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What We're Watching: Super Tuesday, NK missile test, and a coronavirus pop track

What We're Watching: Super Tuesday, NK missile test, and a coronavirus pop track

Super Tuesday: The first "big bang" vote of the 2020 US presidential election is here. On Tuesday, voters in 14 states – along with American Samoa and a broader category called "Democrats Abroad" – will choose among the contenders for the Democratic presidential nomination. Their votes will then be translated into delegates sent to the Democratic Party national convention in July. We aren't so interested in the play-by-play of who wins which state and how it gets spun, because the big question is this: do the Super Tuesday results give Senator Bernie Sanders an insurmountable delegate lead or not? That's plausible, because Democrats allot their delegates based on proportions of vote counts rather than as winner-take-all by state. That system makes it harder to catch a frontrunner who opens a clear lead. If Bernie emerges with an overall lead of 300 delegates, he'll become an overwhelming favorite to take on President Trump. If Sanders' lead is just 100 or so, then former Vice President Joe Biden – whose moribund campaign was revived by a strong showing in South Carolina – still has a real chance.


North Korea fires more missiles into the sea: On Monday, North Korea launched two short-range missiles that landed in the Sea of Japan. The missile test, Pyongyang's first since November, comes days after the US and South Korea suspended an annual joint military drill (which always irks Kim Jong-un) because the South is dealing with an outbreak of the coronavirus. While this missile launch was less provocative than some of North Korea's previous tests, Kim Jong-un seems to be sending a message: "pay attention to me!" After all, it's now exactly one year since the Hanoi summit between him and President Trump, which ended without any breakthrough in nuclear talks. North Korea remains under crippling US and UN sanctions.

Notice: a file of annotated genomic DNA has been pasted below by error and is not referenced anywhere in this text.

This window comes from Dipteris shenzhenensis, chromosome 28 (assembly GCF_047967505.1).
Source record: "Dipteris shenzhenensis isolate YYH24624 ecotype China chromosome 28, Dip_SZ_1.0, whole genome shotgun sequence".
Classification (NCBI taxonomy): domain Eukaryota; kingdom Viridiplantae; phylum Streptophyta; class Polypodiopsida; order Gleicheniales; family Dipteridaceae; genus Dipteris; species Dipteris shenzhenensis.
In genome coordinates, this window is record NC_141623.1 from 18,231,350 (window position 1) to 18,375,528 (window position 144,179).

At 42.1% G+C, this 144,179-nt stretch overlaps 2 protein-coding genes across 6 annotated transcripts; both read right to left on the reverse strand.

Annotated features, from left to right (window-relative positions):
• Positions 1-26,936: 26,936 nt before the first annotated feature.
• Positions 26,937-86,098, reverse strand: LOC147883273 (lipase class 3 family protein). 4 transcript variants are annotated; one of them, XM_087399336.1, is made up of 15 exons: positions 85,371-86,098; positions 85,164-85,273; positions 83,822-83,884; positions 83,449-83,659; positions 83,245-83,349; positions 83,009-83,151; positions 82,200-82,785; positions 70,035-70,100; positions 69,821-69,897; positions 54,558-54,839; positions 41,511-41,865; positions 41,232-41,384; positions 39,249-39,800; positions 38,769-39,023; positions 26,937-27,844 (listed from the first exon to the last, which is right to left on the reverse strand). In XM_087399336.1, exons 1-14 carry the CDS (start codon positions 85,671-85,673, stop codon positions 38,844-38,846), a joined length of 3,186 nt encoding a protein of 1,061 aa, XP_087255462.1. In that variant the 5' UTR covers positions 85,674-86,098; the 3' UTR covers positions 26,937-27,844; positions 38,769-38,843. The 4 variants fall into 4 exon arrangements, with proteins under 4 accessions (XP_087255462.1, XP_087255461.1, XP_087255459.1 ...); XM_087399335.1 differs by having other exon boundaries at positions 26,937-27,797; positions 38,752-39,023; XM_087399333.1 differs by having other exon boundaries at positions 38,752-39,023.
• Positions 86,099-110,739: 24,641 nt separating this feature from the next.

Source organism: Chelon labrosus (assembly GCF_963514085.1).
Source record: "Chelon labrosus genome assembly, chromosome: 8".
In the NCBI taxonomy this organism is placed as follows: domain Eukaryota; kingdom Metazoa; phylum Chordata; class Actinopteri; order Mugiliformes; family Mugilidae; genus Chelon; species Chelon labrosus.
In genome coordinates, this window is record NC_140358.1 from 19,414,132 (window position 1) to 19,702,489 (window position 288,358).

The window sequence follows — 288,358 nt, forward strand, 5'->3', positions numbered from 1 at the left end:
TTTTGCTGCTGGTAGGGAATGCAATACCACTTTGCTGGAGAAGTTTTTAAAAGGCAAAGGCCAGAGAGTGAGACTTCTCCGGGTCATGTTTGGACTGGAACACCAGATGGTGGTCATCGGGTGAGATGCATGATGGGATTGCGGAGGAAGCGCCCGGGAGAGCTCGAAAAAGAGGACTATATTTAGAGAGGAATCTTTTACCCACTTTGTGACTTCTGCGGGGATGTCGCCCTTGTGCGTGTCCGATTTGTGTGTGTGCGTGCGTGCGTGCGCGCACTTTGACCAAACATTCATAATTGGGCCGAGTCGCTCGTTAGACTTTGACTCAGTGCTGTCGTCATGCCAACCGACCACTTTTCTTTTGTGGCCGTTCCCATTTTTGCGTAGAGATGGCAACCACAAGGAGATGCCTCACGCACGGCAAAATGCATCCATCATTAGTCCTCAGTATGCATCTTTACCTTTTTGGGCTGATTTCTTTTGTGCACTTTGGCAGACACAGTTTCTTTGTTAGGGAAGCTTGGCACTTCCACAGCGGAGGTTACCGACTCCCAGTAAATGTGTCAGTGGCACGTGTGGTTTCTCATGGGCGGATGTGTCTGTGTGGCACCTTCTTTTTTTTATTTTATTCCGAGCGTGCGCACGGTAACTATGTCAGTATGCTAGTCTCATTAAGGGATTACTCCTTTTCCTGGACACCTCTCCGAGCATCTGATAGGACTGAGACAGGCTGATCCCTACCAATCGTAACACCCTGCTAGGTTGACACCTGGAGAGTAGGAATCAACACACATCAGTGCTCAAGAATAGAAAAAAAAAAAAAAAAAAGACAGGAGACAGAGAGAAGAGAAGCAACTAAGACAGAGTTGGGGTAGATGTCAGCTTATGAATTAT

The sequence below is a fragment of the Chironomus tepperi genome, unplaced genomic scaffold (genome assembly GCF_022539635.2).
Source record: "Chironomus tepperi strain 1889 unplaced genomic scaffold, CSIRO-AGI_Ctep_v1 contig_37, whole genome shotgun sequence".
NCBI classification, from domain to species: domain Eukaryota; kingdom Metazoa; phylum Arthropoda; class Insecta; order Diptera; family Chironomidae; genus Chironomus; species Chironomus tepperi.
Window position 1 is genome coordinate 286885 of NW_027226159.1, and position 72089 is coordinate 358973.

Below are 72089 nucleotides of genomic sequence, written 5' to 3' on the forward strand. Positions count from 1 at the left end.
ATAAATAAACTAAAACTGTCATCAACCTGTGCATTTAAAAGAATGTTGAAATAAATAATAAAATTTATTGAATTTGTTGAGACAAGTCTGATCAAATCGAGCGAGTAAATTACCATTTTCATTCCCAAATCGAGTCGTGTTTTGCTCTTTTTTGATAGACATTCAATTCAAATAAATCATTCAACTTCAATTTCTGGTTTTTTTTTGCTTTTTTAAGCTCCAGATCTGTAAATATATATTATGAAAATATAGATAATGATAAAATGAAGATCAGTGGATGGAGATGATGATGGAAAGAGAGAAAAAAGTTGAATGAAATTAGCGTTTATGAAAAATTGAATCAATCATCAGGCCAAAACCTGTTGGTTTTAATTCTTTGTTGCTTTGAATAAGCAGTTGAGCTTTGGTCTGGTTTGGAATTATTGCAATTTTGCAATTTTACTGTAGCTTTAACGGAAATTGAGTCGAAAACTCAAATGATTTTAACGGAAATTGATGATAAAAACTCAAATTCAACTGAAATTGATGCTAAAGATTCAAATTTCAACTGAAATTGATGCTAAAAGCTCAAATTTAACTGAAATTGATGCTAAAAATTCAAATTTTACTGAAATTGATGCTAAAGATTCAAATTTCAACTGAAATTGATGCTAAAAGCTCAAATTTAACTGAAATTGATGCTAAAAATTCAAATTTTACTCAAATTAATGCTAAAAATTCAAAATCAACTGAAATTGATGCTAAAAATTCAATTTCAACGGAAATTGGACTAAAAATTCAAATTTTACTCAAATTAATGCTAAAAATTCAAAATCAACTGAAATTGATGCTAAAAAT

What we're listening to: An incredibly catchy pop/club tune (with animated video) called "Jealous Coronavirus," about how to stop the spread of the disease. No, it's not by hitmakers Max Martin or Dr Luke. It's by the Vietnamese Health Department. Watch it here.

Microsoft released a new annual report, called the Digital Defense Report, covering cybersecurity trends from the past year. This report makes it clear that threat actors have rapidly increased in sophistication over the past year, using techniques that make them harder to spot and that threaten even the savviest targets. For example, nation-state actors are engaging in new reconnaissance techniques that increase their chances of compromising high-value targets, criminal groups targeting businesses have moved their infrastructure to the cloud to hide among legitimate services, and attackers have developed new ways to scour the internet for systems vulnerable to ransomware. Given the leap in attack sophistication in the past year, it is more important than ever that steps are taken to establish new rules of the road for cyberspace: that all organizations, whether government agencies or businesses, invest in people and technology to help stop attacks; and that people focus on the basics, including regular application of security updates, comprehensive backup policies, and, especially, enabling multi-factor authentication. Microsoft summarized some of the most important insights in this year's report, including related suggestions for people and businesses.